By JERRY CHEN ‘22 and AKILAN MANIVANNAN ‘22
ARTICLE WAS UPDATED ON APRIL 23, 2021
Although the coronavirus has halted many student activities, it has not stopped the academic efforts of student writers at Edison High School. The Scholastic Arts and Writing Program has been offering teen students from across the United States numerous opportunities each year to express their original creativity and talent. This includes writing poems to portray the many symbolic elements of life, showcasing talent in photography, and producing art in a well-crafted medium. Others include essays expressing one’s perspective regarding a variety of topics. Although the global pandemic causes problems within society, it also gives students the time to evaluate their current circumstances — many new perspectives are shown from the lockdown. Each of these works are evaluated by the program and awards are given out. This gives students the opportunities to exhibit their work and earn scholarships for their effort.
There are two awards a student can receive for their creative efforts; a regional award or a national award. Regional awards include Gold Key, Silver Key, Honorable Mention, American Visions Nominee, and American Voices Nominee. Those who receive regional recognition are eligible to compete in the national competition where they are compared to the best from other regions of the country. Abigail Alvarez ‘21 and Kathleen Zhou ‘21, with their Gold Key Awards, were both automatically entered into the national competition announced on March 17.
Our school had many talents who had made placements within this competition. In addition to Alvarez and Zhou’s respective Gold Key awards. Ali Ahmed ‘22, Aamna Haider ‘24, and Shravani Joshi ‘23, won Silver Key Awards. Finally, Ahmed and Dhani Girdhar ‘24 both received honorable mention in the competition.
Ahmed, whose photograph of the moon entitled A Pearl Upon the Heavens of Jersey earned him the Silver Key, explains that he competed for the ability to express his work to the public, rather than the benefits it provided. “The Scholastic Program served to give me a platform for my work to be judged upon. I never did astrophotography because I desired to be famous—rather, I did it for my own self-satisfaction. The Scholastic program gave me an opportunity to showcase pieces I had been making just for fun and win awards for it!” stated Ahmed.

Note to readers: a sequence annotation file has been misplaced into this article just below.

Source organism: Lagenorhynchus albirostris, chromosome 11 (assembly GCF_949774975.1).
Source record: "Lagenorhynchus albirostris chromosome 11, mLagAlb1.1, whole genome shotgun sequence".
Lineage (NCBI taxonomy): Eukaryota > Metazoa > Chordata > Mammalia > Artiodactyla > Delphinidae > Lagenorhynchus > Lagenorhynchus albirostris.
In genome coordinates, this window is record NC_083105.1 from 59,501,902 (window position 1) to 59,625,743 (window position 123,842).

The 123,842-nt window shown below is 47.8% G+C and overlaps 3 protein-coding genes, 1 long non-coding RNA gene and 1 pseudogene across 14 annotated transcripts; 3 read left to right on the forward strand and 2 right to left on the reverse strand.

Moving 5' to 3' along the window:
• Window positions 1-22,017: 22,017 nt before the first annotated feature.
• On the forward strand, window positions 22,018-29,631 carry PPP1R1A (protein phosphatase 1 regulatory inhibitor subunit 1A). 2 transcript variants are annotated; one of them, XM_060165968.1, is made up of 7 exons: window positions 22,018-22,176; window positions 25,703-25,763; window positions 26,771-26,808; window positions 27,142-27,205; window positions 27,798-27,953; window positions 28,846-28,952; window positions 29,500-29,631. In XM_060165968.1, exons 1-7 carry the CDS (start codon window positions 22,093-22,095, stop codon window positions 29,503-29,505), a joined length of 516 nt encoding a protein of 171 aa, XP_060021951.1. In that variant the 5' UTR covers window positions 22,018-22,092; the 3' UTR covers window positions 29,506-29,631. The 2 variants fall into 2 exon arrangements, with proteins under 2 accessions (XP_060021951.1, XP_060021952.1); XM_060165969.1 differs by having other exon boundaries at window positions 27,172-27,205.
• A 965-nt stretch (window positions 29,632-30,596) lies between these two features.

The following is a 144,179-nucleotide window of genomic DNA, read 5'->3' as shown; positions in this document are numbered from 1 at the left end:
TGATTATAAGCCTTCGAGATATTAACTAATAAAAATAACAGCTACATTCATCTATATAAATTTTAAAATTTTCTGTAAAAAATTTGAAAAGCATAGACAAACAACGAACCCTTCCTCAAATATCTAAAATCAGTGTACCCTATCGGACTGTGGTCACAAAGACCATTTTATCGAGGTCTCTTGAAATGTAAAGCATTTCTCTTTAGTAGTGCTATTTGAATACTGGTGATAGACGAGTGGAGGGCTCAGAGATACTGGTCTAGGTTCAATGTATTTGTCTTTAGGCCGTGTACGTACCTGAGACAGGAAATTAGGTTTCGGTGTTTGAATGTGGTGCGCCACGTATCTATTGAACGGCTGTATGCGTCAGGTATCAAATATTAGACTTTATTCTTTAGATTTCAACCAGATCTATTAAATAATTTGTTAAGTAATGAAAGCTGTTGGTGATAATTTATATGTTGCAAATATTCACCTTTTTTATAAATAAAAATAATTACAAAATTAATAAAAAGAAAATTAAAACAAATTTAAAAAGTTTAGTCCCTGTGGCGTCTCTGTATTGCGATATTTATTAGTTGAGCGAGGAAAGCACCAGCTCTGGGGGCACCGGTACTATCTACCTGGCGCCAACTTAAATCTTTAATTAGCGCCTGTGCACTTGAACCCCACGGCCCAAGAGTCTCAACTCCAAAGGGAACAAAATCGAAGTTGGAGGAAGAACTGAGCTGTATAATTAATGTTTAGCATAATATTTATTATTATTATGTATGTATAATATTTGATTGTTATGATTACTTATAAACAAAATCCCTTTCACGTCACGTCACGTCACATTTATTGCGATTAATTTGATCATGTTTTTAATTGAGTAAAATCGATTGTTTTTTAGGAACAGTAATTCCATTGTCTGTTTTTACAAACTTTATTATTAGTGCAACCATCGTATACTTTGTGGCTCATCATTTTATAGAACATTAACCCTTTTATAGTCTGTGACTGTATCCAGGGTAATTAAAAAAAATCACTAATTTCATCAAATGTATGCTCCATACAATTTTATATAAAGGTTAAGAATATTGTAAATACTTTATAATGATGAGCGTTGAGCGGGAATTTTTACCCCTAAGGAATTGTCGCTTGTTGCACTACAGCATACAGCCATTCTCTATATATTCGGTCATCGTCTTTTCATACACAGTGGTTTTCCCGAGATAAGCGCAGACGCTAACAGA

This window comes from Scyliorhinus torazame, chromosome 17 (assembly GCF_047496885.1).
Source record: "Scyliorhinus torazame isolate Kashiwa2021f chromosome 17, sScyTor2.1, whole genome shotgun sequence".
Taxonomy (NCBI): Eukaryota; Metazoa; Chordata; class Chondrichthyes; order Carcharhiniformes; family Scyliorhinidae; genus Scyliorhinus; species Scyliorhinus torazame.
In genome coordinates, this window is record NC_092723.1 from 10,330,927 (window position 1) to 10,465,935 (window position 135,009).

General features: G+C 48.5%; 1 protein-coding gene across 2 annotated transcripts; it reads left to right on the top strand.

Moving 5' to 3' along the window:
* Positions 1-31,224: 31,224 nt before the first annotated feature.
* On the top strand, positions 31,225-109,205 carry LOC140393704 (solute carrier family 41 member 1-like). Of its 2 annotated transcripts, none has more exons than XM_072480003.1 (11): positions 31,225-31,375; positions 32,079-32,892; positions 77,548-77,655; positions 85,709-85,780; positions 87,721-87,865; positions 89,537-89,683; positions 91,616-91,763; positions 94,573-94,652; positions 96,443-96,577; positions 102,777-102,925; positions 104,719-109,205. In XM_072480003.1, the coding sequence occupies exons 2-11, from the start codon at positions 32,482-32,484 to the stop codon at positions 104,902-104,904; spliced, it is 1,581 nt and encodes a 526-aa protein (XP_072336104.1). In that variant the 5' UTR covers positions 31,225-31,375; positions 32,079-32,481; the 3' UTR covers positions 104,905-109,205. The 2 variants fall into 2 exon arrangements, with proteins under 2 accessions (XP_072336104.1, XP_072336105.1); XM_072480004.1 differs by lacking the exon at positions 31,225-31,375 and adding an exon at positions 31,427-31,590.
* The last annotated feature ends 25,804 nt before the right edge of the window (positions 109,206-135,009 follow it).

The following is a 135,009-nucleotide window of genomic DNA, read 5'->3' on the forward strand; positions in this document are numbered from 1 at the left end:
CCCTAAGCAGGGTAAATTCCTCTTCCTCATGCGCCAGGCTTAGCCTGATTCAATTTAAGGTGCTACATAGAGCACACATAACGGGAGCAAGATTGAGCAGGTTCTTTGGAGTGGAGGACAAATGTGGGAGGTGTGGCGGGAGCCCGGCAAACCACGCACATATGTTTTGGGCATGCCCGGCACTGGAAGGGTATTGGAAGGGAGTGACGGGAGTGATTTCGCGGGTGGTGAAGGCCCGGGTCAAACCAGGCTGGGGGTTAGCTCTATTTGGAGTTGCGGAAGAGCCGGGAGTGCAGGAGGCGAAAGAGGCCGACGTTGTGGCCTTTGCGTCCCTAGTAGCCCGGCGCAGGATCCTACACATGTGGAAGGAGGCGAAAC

The Scholastic programs allows students like Ahmed to showcase hobbies; rather than being seen as a stern academic competition, Ali sees it as a priority for fun. Furthering this, he also gave advice to future competitors. “Find something you enjoy, and just do it. Your best art (or in my case astrophotography) came because it was so much fun,” Ahmed said. “When you’re enjoying making art, it doesn’t feel like work. I spent hours making one image, but it felt like mere seconds ”
Alvarez provided greater insight into why artists/writers enter into the competition. She states “competing in this competition brought self assurance that I was going in the right direction and trust that I’m going in the right career in a passion I love.” The humanities career is tough to get your voice heard; the Scholastic Competition allowed her to ensure her skills and future by being recognized by esteemed judges. Due to the instability of the career, people are often averted from it, including Abigail. Gaining recognition in this competition reassured her confidence in her abilities in English and that it was the path she wanted to pursue.
Especially in humanities, it is easy to get discouraged due to the unpredictable and subjective aspect of it. Based on her first experience entering the competition in previous years, she did not get any awards. She was discouraged; however, she persevered and her efforts paid off at the end.
“As a writer, you’re gonna have to get used to rejection. You have to be a writer who’s resilient. Take a rejection and find a way to improve your work,” Alvarez added.
EHS English Teacher Mrs. Diane Frey Frey agrees. “It’s more about recognition, approval, and validation. In the classroom it’s hard to get that authentic judge. The Scholastic Awards involves professional artists critiquing work. It’s one thing for me to judge, but it’s another to be judged by accomplished writers across the nation,” Frey stated.
This year was tough for many but despite the hurdles students faced, success could still be found. Moving beyond this year as the pandemic begins to fade, students can look forward to entering one of the 28 categories as early as September 2021. For more information, see the Scholastic Art and Writing website: https://www.artandwriting.org/.